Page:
Statement of Indian Women Theologians April 2014

Statement of the Meeting of the

Indian Women Theologians Forum

At Goa from 22nd to 24th April 2014

 

Gathered for our annual meeting of the Indian Women Theologians Forum, at the Pilar Animation Centre, Goa, from 22nd to 24th April, 2014, we reflected on the theme “Violence against Women – A Feminist Theological Response.” Our reflections were enriched by the presence of two feminist theologians from the UK and a woman activist from Goa.

We shared experiences of violence from our personal and other women’s lives in its varied manifestations. We reflected upon the physical, emotional, intellectual, and psychological dimensions of violence. We identified internal violence which women experience as they struggle to break through their conditioned subjugation to authority and power within the family, society and Church.  We realized that patriarchal structures whether social, political, economic or religious, cause, perpetuate and shield violence against women and vulnerable groups in society.

Today a new phenomenon of violence to women is observed in the trauma of the victims/survivors of HIV/AIDS.  Most women are innocently infected because husbands do not disclose their status to them. As victims they carry the blame, stigma and responsibility for caring for the husband as well as other household responsibilities.  They suffer terrible social ostracisation and neglect. Gender inequality is most responsible for the spread of HIV/AIDS.

The fragility of victims of violence is compounded by poverty, casteism, corruption, the market economy, unjust legal & political structures, biased interpretation of religious texts, and the misogynist attitudes of a patriarchal society. The ownership and control of resources, especially money in the hands of males tilts power relationships in their favour, making women feel powerless in the face of violence.

We are convinced that domestic violence should rightly be termed “domestic torture” to expose its brutality and prompt national, international and religious institutions to address it in a systematic and sustained way.  The complimentary and authority models promoted by the official Church teachings defining specific roles for men and women, contribute largely to the perpetuation of violence against women within the family. There is an urgent need for Christian theology to challenge this unhealthy model and advocate for a model that promotes equality and mutuality between men and women. We are aware that the ‘supreme’ example of the suffering of Christ has often been used to make women submit to abusive situations. We understand the suffering of Jesus as the consequence of his prophetic stance and not a passive acceptance of victimization.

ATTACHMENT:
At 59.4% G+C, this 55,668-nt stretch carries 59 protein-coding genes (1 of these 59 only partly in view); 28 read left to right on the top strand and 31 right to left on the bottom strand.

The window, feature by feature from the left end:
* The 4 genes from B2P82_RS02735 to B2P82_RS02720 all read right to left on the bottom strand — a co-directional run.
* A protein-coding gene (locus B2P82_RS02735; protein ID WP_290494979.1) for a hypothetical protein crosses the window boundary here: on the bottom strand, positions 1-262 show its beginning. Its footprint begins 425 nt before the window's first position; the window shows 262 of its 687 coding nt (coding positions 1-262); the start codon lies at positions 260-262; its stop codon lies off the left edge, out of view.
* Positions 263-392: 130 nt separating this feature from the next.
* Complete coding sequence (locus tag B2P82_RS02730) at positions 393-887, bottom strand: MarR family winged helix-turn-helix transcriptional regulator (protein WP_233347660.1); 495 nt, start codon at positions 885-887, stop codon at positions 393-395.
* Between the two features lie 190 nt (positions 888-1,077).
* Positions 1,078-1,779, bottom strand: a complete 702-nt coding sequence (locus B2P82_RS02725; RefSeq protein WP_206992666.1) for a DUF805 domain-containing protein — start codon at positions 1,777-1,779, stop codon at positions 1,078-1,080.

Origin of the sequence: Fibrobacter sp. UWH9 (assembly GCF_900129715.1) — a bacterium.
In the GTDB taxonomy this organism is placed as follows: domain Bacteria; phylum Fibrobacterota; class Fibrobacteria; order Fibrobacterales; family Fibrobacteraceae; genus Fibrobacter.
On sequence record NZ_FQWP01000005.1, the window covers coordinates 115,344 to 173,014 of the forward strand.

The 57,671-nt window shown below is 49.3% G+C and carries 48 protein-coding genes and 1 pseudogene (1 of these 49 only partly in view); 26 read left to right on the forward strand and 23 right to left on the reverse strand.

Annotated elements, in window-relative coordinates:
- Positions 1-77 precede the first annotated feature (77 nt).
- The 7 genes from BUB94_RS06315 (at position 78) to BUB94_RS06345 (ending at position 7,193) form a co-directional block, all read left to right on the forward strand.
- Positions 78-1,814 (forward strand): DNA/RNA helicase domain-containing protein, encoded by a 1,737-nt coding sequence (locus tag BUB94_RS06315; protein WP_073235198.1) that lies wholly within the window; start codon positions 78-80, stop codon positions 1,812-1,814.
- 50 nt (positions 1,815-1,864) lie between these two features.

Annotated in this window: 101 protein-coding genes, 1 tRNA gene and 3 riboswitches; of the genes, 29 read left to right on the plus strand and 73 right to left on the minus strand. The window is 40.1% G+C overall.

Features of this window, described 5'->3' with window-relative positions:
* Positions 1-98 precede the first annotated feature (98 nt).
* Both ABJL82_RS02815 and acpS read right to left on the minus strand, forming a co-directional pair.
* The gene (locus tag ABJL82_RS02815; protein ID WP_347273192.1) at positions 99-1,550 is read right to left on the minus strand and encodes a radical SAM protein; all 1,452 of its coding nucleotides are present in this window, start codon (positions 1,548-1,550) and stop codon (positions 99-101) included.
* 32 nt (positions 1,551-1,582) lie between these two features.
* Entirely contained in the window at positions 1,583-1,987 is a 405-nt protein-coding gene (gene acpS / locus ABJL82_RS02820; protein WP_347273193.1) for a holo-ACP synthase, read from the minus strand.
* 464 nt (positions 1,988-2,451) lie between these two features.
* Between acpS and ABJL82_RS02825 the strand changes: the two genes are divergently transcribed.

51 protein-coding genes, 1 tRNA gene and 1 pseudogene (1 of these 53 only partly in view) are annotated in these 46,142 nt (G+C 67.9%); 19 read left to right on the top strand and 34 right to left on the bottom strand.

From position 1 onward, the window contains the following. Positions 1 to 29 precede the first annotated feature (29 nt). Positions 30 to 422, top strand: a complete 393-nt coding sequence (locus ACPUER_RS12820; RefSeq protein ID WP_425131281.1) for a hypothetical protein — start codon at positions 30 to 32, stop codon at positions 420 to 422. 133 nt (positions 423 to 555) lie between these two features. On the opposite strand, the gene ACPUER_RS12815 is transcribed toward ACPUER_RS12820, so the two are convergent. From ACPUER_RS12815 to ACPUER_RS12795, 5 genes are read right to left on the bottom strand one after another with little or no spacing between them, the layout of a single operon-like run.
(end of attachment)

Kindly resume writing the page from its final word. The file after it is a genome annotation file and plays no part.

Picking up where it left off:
We are painfully aware that women are considered inferior to men because they are defined more by their bodies than their intellectual capacities. Consequently they are barred from decision making processes at all levels. Reflecting on Jesus’ response to violence against women we came to realize that he strikes at the root cause of violence by treating women not as inferior or as objects but as persons with equal dignity and worth. Jesus recognizes and affirms their intellectual capacity as he engages them as equal dialogue partners. His mission was to liberate human persons from all oppression.  The condition of the bent woman (Lk 13: 10-17) is a paradigm of women’s status in that society. Jesus included women as his disciples, taught women, and discussed theology with them. Women were witnesses of his teachings, his death & resurrection although in the Hebrew context women’s witness had no value.  Jesus challenges this mentality and values women’s presence and their witness (Jn 20:16).

We also realized that people taking a prophetic stance experience violence but their spirit endures and continues to stay faithful to Jesus of Nazareth who did not let himself be overpowered by violence  but conquered it.   Like Jesus, we have to find resources to overcome violence by following the spirituality of Jesus which was a spirituality of resistance.  Struggling like him we need to challenge and transcend the unjust structures so as to transform those very structures of which we are a part.

We felt a great need for spiritual sisterhood and companionship for sharing our pain and affirming our personhood in the context of violence and victimization to resist situations of violence.

Countering violence today calls women to interpret scripture from a feminist perspective and to understand their role in salvation history and to take up their legitimate space within the church and society. It calls us not to be content with benevolent patriarchy but to commit ourselves to:

·        Creating awareness through writings, one to one interactions, and the use social media

·        Promoting the recognition of woman’s self-worth, enabling self-assertion and inner freedom

·        Working with men and women to change attitudes, and to recognize women’s equal status and selfhood

·        Promoting the feminist interpretation of scripture, and making known strong biblical women and other women saints as role models

·        Promoting a spirituality that is empowering for women

At the end of our reflections and deliberations we resolved to work for a violence free society where women are respected and treated as human beings with equal dignity and rights and for a church that recognizes the equal discipleship of women and men.

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The theme for the 2015 meeting of the Indian Women Theologians Forum  is 'Common Priesthood of Women - A Theological Reflection.'